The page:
Latin declension

From Academic Kids

fr:Déclinaisons latines la:declinatio Latin is an inflected language, and as such its nouns, pronouns, and adjectives must be declined in order to serve a grammatical function. A set of declined forms of the same word pattern is called a declension. There are five declensions, which are numbered and grouped by ending and grammatical gender.

Contents

Grammatical cases

A complete declension consists of seven grammatical cases:

  • The nominative case, which is used to express the subject of a statement. It is also used with copulative verbs.
  • The vocative case, which is used to address someone or something in direct speech.
  • The genitive case, which expresses possession, measurement, or source. In English, the preposition of is used to denote this case.
  • The dative case, which expresses the recipient of an action, the indirect object of a verb. In English, the prepositions to and for most commonly denote this case.
  • The accusative case, which expresses the direct object of a verb.
  • The ablative case, which expresses separation, indirection, or the means by which an action is performed. In English, the prepositions by, with, and from most commonly denote this case.
  • The locative case, which is used to express the place in or on which, or the time at which, an action is performed. Its use is marginal and uncommon.

Syncretic trends

Syncretism, where one form in a paradigm shares the ending of another form in the paradigm, is common in Latin. The following are the most notable patterns of syncretism:

  • The accusative is always identical to the nominative in the neuter (both singular and plural, across all declensions). In addition, the accusative is the same as the nominative in the plural of the third, fourth and fifth declensions (but note the alternative –īs accusative plural ending for i-stem nominals, different from nominative –ēs).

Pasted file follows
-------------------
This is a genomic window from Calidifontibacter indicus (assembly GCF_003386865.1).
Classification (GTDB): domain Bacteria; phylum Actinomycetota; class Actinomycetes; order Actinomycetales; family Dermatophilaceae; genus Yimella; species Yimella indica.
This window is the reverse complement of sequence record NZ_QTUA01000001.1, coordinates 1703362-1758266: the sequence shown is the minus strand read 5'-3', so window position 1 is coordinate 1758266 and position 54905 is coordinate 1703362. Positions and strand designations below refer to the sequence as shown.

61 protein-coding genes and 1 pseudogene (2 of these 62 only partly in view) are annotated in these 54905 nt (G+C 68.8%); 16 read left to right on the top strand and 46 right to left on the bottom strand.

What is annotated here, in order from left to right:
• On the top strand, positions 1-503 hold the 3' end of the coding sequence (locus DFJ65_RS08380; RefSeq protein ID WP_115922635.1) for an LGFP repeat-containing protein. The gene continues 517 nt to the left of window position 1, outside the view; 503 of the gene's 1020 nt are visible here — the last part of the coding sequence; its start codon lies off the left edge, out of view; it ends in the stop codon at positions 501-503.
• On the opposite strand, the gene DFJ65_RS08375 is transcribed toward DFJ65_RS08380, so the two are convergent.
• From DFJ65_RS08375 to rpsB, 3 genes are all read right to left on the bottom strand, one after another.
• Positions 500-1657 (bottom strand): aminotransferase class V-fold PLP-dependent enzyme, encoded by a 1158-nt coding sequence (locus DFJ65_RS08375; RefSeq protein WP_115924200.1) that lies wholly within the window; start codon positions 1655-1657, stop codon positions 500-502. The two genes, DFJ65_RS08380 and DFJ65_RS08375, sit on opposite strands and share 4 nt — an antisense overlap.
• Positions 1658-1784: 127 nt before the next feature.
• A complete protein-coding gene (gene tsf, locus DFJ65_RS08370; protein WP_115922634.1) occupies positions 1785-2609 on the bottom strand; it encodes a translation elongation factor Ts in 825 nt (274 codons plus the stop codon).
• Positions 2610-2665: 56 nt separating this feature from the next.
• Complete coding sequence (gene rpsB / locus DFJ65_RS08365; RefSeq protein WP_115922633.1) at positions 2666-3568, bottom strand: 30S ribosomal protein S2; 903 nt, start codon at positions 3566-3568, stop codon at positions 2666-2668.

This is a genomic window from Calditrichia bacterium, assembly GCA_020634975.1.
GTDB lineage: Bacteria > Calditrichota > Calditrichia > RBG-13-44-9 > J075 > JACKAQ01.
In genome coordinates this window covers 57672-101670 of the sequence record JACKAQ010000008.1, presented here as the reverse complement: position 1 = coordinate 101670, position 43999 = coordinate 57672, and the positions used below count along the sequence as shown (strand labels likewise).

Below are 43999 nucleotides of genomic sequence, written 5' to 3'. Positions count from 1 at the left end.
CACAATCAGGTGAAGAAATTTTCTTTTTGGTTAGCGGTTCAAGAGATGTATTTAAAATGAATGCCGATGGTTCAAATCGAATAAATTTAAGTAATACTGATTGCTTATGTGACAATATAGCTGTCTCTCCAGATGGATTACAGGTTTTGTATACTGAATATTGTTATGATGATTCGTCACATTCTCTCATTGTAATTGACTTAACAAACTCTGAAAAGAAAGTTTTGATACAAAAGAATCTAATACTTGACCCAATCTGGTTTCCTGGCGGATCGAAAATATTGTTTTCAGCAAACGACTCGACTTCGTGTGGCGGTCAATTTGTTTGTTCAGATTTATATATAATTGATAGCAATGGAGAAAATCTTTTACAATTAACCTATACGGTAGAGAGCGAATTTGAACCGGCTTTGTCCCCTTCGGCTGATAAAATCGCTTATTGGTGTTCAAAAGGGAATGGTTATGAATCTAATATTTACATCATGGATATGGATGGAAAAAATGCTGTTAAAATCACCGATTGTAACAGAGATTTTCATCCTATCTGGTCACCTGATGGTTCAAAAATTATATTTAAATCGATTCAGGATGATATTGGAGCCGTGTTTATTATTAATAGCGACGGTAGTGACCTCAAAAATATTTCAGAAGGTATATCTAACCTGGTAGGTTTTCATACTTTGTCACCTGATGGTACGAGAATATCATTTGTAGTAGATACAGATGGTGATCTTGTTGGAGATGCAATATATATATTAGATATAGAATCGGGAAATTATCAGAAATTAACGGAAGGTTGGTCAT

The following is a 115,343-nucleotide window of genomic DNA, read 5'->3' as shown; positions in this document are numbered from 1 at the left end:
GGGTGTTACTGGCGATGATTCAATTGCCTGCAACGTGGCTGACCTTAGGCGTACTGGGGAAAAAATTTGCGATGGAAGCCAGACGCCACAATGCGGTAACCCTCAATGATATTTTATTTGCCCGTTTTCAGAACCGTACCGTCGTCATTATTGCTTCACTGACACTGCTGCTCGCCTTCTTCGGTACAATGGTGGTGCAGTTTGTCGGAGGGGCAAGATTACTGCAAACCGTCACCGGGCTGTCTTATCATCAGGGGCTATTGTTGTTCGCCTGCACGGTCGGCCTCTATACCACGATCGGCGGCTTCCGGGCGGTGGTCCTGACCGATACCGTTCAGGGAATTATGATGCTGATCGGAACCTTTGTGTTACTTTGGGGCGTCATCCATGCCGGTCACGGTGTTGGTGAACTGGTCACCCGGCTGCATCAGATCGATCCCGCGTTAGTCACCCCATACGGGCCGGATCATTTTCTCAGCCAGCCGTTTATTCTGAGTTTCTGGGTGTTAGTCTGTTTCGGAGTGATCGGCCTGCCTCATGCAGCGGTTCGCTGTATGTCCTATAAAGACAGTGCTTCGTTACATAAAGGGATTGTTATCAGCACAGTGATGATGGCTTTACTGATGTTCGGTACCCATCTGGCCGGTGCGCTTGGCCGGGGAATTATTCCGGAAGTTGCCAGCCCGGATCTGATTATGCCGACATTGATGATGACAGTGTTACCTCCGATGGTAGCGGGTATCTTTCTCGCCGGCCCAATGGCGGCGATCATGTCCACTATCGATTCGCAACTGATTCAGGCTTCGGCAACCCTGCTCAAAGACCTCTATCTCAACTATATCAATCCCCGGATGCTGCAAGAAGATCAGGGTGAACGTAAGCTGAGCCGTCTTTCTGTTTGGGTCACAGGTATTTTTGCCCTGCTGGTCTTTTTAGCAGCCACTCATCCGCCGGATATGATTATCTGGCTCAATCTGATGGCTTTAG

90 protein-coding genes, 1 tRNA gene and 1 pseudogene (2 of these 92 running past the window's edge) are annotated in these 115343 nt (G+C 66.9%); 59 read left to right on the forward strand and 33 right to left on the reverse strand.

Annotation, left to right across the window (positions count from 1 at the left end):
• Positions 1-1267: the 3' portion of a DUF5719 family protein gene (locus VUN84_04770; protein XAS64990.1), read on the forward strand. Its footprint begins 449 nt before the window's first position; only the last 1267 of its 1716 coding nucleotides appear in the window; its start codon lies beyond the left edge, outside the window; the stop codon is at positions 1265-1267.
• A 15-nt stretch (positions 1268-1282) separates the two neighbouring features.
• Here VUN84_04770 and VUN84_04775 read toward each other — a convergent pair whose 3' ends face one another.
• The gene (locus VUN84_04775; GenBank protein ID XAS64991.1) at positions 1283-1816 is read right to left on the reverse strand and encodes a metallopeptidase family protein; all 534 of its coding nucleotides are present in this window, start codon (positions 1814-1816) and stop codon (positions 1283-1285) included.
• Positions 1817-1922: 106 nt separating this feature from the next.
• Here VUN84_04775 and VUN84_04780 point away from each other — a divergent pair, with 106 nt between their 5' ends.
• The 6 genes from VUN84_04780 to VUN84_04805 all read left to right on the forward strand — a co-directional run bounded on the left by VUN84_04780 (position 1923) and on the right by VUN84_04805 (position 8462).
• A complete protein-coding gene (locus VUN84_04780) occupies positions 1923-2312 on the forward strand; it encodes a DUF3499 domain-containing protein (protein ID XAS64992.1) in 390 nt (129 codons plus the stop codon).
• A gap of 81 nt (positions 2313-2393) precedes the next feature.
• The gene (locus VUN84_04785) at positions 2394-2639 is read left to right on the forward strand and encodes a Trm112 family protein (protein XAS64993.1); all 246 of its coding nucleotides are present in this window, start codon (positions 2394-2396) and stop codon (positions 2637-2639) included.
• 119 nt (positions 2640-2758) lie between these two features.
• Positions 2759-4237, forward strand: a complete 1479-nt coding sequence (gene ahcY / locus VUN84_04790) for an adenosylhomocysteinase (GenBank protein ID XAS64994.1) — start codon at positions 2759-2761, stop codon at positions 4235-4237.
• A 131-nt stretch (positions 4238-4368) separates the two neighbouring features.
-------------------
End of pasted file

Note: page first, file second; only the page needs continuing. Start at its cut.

• The vocative is always identical to the nominative in the plural, and also in the singular except in the second declension and a few Greek nouns of the third declsion.
  • The dative is always the same as the ablative in the plural, and in the singular in the second declension, the third-declension full i-stems i.e. neuter i-stems, adjectives), and fourth-declension neuters.
  • The genitive singular is the same as the nominative plural in first- and second-declension nouns.
  • The dative singular is the same as the genitive singular in first- and fifth-declension nouns.
  • Plural neuter nominative/accusative always ends in -a (with a few exceptions: demonstrative hic and related istic and illic, relative/interrogative quī and friends; in all of them, the neuter plural takes the same form as feminine singular nominative).
  • The accusative singular ends in short vowel plus -m, except for a few neuters with unusual base forms.
  • The accusative plural ends in a long vowel plus -s; so does the nominative plural of the third, fourth and fifth declensions.

Noun declensions

There are five declensions of nouns in Latin.

First declension (a)

Nouns of this declension usually end in –a and are typically feminine. The predominant letter in the ending forms of this declension is a.

Note that Latin does not have articles and as such there is no grammatical distinction between a girl and the girl; the same word, puella, represents both.

puella (feminine), girl
Case Ending Declined Form English
Singular
Nominative –a puella (a, the) girl
Vocative –a Puella! (The) Girl!
Genitive –ae puellae of (a, the) girl
Dative –ae puellae to, for (a, the) girl
Accusative –am puellam (a, the) girl
Ablative –ā puellā by, with, from (a, the) girl
Plural
Nominative –ae puellae (the) girls
Vocative –ae Puellae! (The) Girls!
Genitive –ārum puellārum of (the) girls
Dative –īs puellīs to, for (the) girls
Accusative –ās puellās (the) girls
Ablative –īs puellīs by, with, from (the) girls

Second declension (o)

Nouns of this declension usually end in –us, –um, or –r and are typically masculine or neuter. The predominant letter in the ending forms of this declension is o.

hortus (masculine), garden
Case Ending Declined Form English
Singular
Nominative –us hortus (a, the) garden
Vocative –e Horte! (The) Garden!
Genitive –ī hortī of (a, the) garden
Dative –ō hortō to, for (a, the) garden
Accusative –um hortum (a, the) garden
Ablative –ō hortō by, with, from (a, the) garden
Plural
Nominative –ī hortī (the) gardens
Vocative –ī Hortī! (The) Gardens!
Genitive –ōrum hortōrum of (the) gardens
Dative –īs hortīs to, for (the) gardens
Accusative –ōs hortōs (the) gardens